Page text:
3M is juggling inflation, supply chain disruptions, demand spikes and logistic hurdles and navigates these issues with an ongoing focus on continuous improvement.
The company's fourth quarter earnings conference call served as a good proxy for what manufacturers are seeing across the economy. 3M saw fiscal 2021 organic revenue growth across its core businesses—safety and industrial, transportation and electronics, health care and consumer—ranging from 7.8% to 9.3% with operating margins a mixed bag.
3M CEO Michael Roman said the company's focus on continual improvement is helping offset various disruptions. "While focusing on customers, we also saw good benefits from our actions to drive productivity, improve yields and control costs, which helped offset the margin impact of supply chain disruptions, inflation and COVID-19," said Roman.
Monish Patolawala, 3M's Chief Financial & Transformation Officer, said the company is leveraging as much data as possible to "fine tune our analysis as much as we can on inflation." Patolawala leads 3M's IT and digital strategy as well as business transformation as well as CFO.
According to Roman, Patolawala's turf includes deploying digital capabilities such as its SAP ERP system, a move to the cloud and digitizing operations.
Patolawala said 3M, a Celonis customer, will continue to invest in growth, productivity and sustainability. To fund that investment, 3M is looking to continue to drive operating rigor.See more customer stories.
Indeed, Patolawala said 3M is focused on improving working capital via data and analytics to boost value. "If you actually see and do the math and (compare the) cash conversion cycle in Q4 of 2020 versus Q4 of 2021, you're actually going to see that the velocity of working capital went up," said Patolawala.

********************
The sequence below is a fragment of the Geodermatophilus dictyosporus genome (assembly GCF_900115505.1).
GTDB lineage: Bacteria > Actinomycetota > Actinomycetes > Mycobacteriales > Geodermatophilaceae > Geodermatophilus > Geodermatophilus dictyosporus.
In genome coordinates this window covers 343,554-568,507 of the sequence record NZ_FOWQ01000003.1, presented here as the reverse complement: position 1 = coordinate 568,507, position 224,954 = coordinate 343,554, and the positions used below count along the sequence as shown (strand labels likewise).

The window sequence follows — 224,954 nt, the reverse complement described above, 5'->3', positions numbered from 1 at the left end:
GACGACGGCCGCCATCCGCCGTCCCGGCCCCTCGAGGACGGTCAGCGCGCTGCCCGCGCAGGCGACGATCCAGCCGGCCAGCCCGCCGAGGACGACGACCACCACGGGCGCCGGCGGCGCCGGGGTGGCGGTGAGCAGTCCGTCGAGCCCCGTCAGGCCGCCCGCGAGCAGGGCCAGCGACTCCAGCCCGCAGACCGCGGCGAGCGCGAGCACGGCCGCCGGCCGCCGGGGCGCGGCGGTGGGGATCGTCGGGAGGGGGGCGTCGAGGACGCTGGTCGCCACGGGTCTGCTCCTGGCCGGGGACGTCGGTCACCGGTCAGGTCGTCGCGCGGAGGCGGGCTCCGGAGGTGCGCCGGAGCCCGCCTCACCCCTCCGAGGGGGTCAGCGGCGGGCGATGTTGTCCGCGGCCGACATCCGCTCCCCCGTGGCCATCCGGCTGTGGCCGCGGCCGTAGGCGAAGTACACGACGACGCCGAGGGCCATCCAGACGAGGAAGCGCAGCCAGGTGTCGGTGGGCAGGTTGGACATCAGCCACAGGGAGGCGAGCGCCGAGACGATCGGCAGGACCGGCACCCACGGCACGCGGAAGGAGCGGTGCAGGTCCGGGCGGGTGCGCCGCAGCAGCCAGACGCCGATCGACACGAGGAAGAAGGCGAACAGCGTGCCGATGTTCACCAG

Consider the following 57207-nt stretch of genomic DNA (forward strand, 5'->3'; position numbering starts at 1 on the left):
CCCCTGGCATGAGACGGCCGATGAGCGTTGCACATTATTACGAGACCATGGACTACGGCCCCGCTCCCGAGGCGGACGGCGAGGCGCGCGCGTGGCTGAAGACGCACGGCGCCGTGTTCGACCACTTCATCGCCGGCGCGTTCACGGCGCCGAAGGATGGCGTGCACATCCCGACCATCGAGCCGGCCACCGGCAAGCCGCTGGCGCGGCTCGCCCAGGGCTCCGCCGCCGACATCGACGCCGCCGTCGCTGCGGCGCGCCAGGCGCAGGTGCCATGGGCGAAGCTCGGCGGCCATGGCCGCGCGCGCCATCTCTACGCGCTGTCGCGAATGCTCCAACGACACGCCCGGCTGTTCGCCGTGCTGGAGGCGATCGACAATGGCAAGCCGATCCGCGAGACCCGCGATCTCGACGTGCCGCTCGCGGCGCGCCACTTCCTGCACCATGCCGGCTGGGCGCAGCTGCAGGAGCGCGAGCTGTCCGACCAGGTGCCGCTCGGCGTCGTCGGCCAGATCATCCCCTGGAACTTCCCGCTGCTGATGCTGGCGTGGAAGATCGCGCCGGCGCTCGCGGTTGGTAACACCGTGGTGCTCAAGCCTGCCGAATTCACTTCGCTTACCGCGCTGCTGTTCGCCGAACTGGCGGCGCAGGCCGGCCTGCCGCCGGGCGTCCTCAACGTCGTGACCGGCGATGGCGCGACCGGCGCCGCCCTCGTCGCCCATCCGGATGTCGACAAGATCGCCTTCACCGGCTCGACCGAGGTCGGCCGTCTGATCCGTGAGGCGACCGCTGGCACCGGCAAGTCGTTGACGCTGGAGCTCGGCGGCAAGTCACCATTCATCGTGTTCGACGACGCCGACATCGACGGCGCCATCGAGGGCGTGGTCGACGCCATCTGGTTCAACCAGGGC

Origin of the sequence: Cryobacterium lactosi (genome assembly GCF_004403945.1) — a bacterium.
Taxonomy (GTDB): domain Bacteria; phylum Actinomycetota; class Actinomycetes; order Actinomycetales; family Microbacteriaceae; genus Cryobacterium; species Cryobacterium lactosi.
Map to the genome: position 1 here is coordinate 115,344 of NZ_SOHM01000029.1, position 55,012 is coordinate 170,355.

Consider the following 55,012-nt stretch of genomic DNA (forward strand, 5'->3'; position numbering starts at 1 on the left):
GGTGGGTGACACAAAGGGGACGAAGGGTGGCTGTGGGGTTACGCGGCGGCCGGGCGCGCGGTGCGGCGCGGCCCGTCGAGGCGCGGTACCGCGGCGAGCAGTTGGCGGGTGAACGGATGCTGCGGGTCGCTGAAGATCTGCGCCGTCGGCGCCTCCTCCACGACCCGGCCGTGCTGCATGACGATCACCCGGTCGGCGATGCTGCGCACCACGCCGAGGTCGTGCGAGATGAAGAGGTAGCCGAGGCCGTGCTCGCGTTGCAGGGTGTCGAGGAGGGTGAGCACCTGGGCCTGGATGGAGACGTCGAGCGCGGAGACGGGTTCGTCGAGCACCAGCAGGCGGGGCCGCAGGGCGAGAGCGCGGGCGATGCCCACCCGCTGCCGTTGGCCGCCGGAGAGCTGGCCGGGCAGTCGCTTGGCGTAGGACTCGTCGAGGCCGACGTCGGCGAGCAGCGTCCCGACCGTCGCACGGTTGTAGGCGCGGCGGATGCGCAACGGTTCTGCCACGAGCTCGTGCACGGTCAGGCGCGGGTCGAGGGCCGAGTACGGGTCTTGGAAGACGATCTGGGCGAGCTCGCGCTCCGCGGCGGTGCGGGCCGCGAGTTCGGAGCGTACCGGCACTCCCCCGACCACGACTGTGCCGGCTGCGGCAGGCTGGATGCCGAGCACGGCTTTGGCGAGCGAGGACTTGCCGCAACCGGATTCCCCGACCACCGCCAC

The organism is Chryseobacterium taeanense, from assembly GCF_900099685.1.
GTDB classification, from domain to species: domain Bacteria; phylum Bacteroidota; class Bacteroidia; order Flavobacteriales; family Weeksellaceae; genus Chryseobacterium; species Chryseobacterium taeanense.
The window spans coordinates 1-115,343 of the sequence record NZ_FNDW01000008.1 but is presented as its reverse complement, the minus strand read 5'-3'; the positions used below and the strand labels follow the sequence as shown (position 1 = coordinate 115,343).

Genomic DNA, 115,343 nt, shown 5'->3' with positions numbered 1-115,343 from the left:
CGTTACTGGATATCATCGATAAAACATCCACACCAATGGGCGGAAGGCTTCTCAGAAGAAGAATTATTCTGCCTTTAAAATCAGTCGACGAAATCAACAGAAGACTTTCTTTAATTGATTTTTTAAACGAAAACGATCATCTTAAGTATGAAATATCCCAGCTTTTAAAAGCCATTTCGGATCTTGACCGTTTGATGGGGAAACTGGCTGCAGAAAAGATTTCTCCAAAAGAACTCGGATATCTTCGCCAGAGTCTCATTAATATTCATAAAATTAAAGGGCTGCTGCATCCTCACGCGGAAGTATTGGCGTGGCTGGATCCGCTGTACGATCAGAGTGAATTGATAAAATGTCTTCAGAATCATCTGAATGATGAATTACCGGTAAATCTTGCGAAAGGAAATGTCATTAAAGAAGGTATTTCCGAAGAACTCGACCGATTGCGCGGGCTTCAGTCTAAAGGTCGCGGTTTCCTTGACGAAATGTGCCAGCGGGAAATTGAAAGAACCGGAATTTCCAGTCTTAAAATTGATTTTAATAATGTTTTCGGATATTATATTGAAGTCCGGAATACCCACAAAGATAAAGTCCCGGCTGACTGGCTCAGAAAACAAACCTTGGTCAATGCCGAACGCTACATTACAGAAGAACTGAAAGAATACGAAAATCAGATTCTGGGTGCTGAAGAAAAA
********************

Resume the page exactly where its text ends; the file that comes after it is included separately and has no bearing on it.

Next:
According to Patolawala, 3M will have to continue to manage through disruptions while improving efficiency to provide value. See: What is Process Mining?
"The macro environment in 2021 was defined by strong but fluid end markets, semiconductor constraints, supply chain and logistics challenges, along with ever-evolving impacts from COVID-19, particularly on the global health care industry. These dynamics were further compounded by winter storm Uri in mid-February, which led to significant disruptions to raw material supply and logistics availability, which further disrupted global supply chains," explained Patolawala.
3M also worked hard to navigate inflation and "drive improvements in operating rigor through daily management," added Patolawala, who also noted that data and analytics will be critical going forward. After all, inflation is being seen in many more places than before and that will impact what 3M pays for raw materials, said Patolawala.
"We are well positioned for 2022. And in the spirit of continuous improvement, there is always more we can do and will do," said Patolawala, who added that "driving supply chain efficiency, driving our factories, improving rigor, that's just something we're going to keep doing."